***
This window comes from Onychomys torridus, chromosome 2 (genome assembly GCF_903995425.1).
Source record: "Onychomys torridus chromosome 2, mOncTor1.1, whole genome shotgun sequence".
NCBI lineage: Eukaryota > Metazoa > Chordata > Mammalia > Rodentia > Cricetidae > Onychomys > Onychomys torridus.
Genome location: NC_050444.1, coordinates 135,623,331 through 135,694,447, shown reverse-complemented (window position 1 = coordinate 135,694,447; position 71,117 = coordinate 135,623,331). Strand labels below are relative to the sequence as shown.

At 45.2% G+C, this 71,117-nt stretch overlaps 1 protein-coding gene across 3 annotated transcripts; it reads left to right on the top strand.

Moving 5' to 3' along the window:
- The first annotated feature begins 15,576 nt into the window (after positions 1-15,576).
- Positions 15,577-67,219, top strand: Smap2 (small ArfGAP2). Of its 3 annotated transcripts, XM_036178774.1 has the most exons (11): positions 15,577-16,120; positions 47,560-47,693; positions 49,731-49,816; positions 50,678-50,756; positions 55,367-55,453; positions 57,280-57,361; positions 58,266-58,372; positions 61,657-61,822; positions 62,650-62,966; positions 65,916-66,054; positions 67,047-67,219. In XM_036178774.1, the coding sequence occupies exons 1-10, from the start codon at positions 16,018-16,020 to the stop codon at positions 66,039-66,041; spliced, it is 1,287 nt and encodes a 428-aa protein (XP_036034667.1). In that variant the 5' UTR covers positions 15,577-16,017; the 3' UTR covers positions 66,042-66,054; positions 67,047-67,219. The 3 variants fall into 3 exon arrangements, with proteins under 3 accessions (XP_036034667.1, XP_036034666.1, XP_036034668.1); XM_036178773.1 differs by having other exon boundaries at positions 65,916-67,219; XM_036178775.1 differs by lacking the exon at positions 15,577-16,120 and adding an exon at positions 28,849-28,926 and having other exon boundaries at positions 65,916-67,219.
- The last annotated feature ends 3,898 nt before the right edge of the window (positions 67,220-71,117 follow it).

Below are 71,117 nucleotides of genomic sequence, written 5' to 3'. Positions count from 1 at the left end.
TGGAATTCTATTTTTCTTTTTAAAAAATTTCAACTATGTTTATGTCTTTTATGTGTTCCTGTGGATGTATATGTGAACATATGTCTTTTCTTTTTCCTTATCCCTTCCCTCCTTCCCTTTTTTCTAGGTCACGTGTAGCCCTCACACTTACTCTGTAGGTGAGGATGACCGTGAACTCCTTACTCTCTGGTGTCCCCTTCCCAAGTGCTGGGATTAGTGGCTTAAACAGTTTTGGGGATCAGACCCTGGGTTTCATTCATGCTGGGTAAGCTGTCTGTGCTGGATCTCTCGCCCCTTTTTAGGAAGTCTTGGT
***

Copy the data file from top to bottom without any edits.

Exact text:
This window comes from Onychomys torridus, chromosome 2 (genome assembly GCF_903995425.1).
Source record: "Onychomys torridus chromosome 2, mOncTor1.1, whole genome shotgun sequence".
NCBI lineage: Eukaryota > Metazoa > Chordata > Mammalia > Rodentia > Cricetidae > Onychomys > Onychomys torridus.
Genome location: NC_050444.1, coordinates 135,623,331 through 135,694,447, shown reverse-complemented (window position 1 = coordinate 135,694,447; position 71,117 = coordinate 135,623,331). Strand labels below are relative to the sequence as shown.

At 45.2% G+C, this 71,117-nt stretch overlaps 1 protein-coding gene across 3 annotated transcripts; it reads left to right on the top strand.

Moving 5' to 3' along the window:
- The first annotated feature begins 15,576 nt into the window (after positions 1-15,576).
- Positions 15,577-67,219, top strand: Smap2 (small ArfGAP2). Of its 3 annotated transcripts, XM_036178774.1 has the most exons (11): positions 15,577-16,120; positions 47,560-47,693; positions 49,731-49,816; positions 50,678-50,756; positions 55,367-55,453; positions 57,280-57,361; positions 58,266-58,372; positions 61,657-61,822; positions 62,650-62,966; positions 65,916-66,054; positions 67,047-67,219. In XM_036178774.1, the coding sequence occupies exons 1-10, from the start codon at positions 16,018-16,020 to the stop codon at positions 66,039-66,041; spliced, it is 1,287 nt and encodes a 428-aa protein (XP_036034667.1). In that variant the 5' UTR covers positions 15,577-16,017; the 3' UTR covers positions 66,042-66,054; positions 67,047-67,219. The 3 variants fall into 3 exon arrangements, with proteins under 3 accessions (XP_036034667.1, XP_036034666.1, XP_036034668.1); XM_036178773.1 differs by having other exon boundaries at positions 65,916-67,219; XM_036178775.1 differs by lacking the exon at positions 15,577-16,120 and adding an exon at positions 28,849-28,926 and having other exon boundaries at positions 65,916-67,219.
- The last annotated feature ends 3,898 nt before the right edge of the window (positions 67,220-71,117 follow it).

Below are 71,117 nucleotides of genomic sequence, written 5' to 3'. Positions count from 1 at the left end.
TGGAATTCTATTTTTCTTTTTAAAAAATTTCAACTATGTTTATGTCTTTTATGTGTTCCTGTGGATGTATATGTGAACATATGTCTTTTCTTTTTCCTTATCCCTTCCCTCCTTCCCTTTTTTCTAGGTCACGTGTAGCCCTCACACTTACTCTGTAGGTGAGGATGACCGTGAACTCCTTACTCTCTGGTGTCCCCTTCCCAAGTGCTGGGATTAGTGGCTTAAACAGTTTTGGGGATCAGACCCTGGGTTTCATTCATGCTGGGTAAGCTGTCTGTGCTGGATCTCTCGCCCCTTTTTAGGAAGTCTTGGT